What is SBEM?

SBEM (Simplified Building Energy Model) is a software tool developed by BRE that provides an analysis of a building’s energy consumption.

SBEM is used for non-domestic buildings in support of the National Calculation Methodology (NCM), the Energy Performance of Buildings Directive (EPBD) and the Green Deal. The tool is currently used to determine CO2 emission rates for new buildings in compliance with Part L of the Building Regulations in England and Wales, and equivalent Regulations in Scotland, Northern Ireland, the Republic of Ireland and Jersey.

It is also used to generate Energy Performance Certificates for non-domestic buildings on construction and at the point of sale or rent.

What does SBEM do?

SBEM is used to do two things:

  1. To demonstrate compliance with Part L of the Building Regulations and
  2. To produce Energy Performance Certificates (EPC).

An SBEM calculation provides an output in the form of a ‘BRUKL’ report.

What is a BRUKL Report?

A Building Regulation UK Part L Report (BRUKL) demonstrates compliance with certain aspects of new build regulations, including a carbon emission target (TER/Target Emission Rate), solar gain and limiting standards for fabric and services.

The BRUKL document is required by Building Control prior to works starting on-site. The BRUKL document is mainly required for new builds (and, in some cases, extensions), but can also be used for existing buildings, if any of the minimum standards are not met, to demonstrate the CO2 has been compensated for elsewhere.

Why is SBEM needed?

Any building that is not considered a dwelling (hotels, leisure facilities, commercial properties) will require an SBEM calculation to be produced as part of the design process. Compliance with Part L of the Building Regulations requires energy modelling of building designs in order to demonstrate low carbon performance.

SBEM compared to SAP

SBEM and SAP (Standard Assessment Procedure) are essentially the same in assessing the design of a property against defined standards. However, SAP more accurately reflects the carbon emissions of domestic properties and SBEM, of non-domestic properties.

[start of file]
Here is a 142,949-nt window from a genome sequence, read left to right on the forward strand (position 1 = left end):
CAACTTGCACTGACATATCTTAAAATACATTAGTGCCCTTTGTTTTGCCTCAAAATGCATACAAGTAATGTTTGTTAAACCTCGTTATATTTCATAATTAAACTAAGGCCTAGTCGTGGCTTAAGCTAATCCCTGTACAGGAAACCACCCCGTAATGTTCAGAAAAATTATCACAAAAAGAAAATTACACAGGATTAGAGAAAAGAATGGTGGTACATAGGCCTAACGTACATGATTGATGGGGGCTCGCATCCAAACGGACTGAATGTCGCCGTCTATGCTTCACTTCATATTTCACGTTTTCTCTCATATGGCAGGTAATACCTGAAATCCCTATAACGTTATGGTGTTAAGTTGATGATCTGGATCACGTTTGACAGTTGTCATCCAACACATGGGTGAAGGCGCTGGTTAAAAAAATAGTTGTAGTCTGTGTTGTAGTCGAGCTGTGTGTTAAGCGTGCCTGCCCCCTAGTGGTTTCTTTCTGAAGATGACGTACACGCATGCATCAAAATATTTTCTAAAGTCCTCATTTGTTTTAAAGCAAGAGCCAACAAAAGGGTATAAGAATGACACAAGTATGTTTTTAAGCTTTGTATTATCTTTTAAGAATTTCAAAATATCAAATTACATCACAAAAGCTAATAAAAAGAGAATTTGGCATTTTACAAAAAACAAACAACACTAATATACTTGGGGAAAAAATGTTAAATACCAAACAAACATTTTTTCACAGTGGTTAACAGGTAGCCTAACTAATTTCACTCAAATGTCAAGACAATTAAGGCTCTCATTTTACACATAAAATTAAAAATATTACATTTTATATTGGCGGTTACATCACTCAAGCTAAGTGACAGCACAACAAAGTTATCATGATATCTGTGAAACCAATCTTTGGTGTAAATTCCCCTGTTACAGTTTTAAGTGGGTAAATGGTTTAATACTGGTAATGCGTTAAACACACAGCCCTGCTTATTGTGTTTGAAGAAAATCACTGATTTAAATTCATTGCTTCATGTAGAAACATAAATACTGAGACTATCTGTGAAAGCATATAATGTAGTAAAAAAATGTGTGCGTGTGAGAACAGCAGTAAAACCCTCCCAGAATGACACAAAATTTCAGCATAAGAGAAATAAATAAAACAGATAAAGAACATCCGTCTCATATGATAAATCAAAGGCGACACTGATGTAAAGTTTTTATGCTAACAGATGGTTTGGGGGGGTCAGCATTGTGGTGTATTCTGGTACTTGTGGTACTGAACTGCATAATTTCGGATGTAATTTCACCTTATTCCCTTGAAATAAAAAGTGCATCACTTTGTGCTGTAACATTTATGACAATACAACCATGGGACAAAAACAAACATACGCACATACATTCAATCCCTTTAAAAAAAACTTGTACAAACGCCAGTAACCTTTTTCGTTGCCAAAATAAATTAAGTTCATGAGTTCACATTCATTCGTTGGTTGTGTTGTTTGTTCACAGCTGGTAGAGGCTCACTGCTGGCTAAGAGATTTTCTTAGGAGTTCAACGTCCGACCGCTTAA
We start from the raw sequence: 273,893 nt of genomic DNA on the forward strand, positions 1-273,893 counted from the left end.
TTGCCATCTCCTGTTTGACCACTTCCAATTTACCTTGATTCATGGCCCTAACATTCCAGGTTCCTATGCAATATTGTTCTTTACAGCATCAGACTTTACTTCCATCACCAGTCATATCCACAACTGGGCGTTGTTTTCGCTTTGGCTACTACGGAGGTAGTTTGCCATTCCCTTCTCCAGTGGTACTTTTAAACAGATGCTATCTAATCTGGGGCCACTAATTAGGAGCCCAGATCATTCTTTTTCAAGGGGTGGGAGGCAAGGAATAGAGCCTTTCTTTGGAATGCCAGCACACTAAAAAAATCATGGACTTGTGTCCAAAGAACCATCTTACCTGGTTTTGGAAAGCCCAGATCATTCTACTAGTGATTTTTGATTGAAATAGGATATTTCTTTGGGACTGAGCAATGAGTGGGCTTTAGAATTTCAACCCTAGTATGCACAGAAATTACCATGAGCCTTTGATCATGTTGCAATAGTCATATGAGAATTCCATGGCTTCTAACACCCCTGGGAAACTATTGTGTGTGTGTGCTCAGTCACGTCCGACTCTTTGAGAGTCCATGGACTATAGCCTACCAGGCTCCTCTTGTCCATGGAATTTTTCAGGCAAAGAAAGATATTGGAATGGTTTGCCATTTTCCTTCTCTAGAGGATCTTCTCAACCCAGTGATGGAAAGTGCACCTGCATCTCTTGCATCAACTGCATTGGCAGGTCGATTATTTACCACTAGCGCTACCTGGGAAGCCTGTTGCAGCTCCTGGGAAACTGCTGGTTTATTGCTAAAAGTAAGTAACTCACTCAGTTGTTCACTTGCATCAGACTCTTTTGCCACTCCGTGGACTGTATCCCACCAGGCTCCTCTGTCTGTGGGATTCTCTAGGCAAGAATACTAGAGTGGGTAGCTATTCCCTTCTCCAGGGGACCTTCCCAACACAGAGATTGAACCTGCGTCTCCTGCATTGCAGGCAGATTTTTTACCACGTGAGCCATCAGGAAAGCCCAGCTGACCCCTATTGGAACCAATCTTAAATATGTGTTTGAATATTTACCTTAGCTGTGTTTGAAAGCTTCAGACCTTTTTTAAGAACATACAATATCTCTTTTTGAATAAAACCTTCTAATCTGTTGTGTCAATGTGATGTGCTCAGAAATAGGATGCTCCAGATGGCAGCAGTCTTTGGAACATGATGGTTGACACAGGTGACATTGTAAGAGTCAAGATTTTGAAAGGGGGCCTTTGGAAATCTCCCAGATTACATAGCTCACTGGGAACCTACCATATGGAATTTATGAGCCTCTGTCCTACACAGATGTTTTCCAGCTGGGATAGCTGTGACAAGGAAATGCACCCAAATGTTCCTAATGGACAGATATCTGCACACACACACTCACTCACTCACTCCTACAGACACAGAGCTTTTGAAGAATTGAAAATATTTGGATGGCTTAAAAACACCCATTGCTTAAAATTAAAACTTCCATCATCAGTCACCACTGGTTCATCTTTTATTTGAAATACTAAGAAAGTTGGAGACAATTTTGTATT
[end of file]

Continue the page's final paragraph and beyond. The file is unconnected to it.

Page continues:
Calculations can be made as part of an SBEM model to assess the impact of Waste Water Heat Recovery for Showers, reducing the CO2 produced by a building. The calculation focusses on the hot water (DHW) usage for showers within the building to indicate the CO2 reduction that could be made through WWRHS introduction.

A DSM1 is produced to provide statistics for Domestic Hot Water (DHW) based on one of the NCMs2 (National Calculation Methodologies). The calculation uses these figures along with the total hot water energy demand for showers, the energy recovered from the shower, and the efficiency of the WWHRS to calculate the CO2 reduction due to the waste water heat recovery system. The WWHRS recovery efficiency will then be applied to the total DHW heating demand as deemed by the SBEM calculation.

Including waste water heat recovery in the design of a hotel, leisure facility or other commercial building with showers can provide a significant CO2 reduction through SBEM modelling, particularly when compared to other more expensive measures such as PV, ASHP or triple glazing.

Zypho® has a wealth of experience in assisting designers, architects and developers, incorporating WWHRS into both commercial and residential developments.

  1. Dynamic Simulation Modelling (DSM) is an extremely accurate and powerful tool for assessing the environmental performance of a building. Also known as thermal modelling, DSM can be used to model and analyse a range of sustainability factors typically arising from planning or building regulations drivers. These include energy compliance and CO2 emissions, overheating (thermal comfort) and daylighting analysis.
  2. The National Calculation Methodology (NCM) is a standardised framework developed to evaluate and calculate the energy performance of buildings. It offers a set of procedures, calculation methodologies and guidelines that enable accurate determination of energy consumption, carbon emissions and overall energy efficiency of a building. This calculation methodology is typically developed and implemented by governmental or regulatory bodies to ensure standardised energy assessments across the building sector. It provides a consistent and reliable method for assessing the energy efficiency of both new and existing buildings.